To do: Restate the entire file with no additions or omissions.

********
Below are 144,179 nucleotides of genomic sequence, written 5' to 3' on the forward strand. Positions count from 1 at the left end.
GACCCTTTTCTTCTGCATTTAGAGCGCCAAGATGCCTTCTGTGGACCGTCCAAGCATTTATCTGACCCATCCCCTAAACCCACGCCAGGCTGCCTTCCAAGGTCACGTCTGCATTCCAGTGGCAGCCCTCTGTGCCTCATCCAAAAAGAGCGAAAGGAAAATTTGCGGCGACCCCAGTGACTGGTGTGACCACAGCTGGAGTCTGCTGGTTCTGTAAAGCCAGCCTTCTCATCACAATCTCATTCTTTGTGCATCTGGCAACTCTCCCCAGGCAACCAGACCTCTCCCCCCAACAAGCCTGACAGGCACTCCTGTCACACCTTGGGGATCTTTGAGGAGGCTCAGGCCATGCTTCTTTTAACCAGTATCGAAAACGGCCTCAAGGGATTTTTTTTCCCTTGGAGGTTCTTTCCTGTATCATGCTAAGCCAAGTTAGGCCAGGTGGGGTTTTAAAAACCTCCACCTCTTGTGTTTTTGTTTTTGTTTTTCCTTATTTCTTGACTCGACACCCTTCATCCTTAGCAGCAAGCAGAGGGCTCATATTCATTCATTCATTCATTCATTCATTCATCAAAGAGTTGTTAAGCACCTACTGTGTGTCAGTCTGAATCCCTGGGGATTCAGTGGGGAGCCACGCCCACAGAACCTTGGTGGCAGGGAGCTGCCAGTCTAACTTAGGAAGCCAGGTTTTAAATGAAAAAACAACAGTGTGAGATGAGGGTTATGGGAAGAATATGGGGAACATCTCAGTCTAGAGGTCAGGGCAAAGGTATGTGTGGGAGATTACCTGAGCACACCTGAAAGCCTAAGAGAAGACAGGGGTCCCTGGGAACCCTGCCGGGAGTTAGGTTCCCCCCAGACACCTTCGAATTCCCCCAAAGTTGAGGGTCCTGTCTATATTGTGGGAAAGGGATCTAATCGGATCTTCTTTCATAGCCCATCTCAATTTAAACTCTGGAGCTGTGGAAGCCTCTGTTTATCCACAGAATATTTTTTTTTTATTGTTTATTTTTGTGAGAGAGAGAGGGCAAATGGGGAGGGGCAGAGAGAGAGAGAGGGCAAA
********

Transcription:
Below are 144,179 nucleotides of genomic sequence, written 5' to 3' on the forward strand. Positions count from 1 at the left end.
GACCCTTTTCTTCTGCATTTAGAGCGCCAAGATGCCTTCTGTGGACCGTCCAAGCATTTATCTGACCCATCCCCTAAACCCACGCCAGGCTGCCTTCCAAGGTCACGTCTGCATTCCAGTGGCAGCCCTCTGTGCCTCATCCAAAAAGAGCGAAAGGAAAATTTGCGGCGACCCCAGTGACTGGTGTGACCACAGCTGGAGTCTGCTGGTTCTGTAAAGCCAGCCTTCTCATCACAATCTCATTCTTTGTGCATCTGGCAACTCTCCCCAGGCAACCAGACCTCTCCCCCCAACAAGCCTGACAGGCACTCCTGTCACACCTTGGGGATCTTTGAGGAGGCTCAGGCCATGCTTCTTTTAACCAGTATCGAAAACGGCCTCAAGGGATTTTTTTTCCCTTGGAGGTTCTTTCCTGTATCATGCTAAGCCAAGTTAGGCCAGGTGGGGTTTTAAAAACCTCCACCTCTTGTGTTTTTGTTTTTGTTTTTCCTTATTTCTTGACTCGACACCCTTCATCCTTAGCAGCAAGCAGAGGGCTCATATTCATTCATTCATTCATTCATTCATTCATCAAAGAGTTGTTAAGCACCTACTGTGTGTCAGTCTGAATCCCTGGGGATTCAGTGGGGAGCCACGCCCACAGAACCTTGGTGGCAGGGAGCTGCCAGTCTAACTTAGGAAGCCAGGTTTTAAATGAAAAAACAACAGTGTGAGATGAGGGTTATGGGAAGAATATGGGGAACATCTCAGTCTAGAGGTCAGGGCAAAGGTATGTGTGGGAGATTACCTGAGCACACCTGAAAGCCTAAGAGAAGACAGGGGTCCCTGGGAACCCTGCCGGGAGTTAGGTTCCCCCCAGACACCTTCGAATTCCCCCAAAGTTGAGGGTCCTGTCTATATTGTGGGAAAGGGATCTAATCGGATCTTCTTTCATAGCCCATCTCAATTTAAACTCTGGAGCTGTGGAAGCCTCTGTTTATCCACAGAATATTTTTTTTTTATTGTTTATTTTTGTGAGAGAGAGAGGGCAAATGGGGAGGGGCAGAGAGAGAGAGAGGGCAAA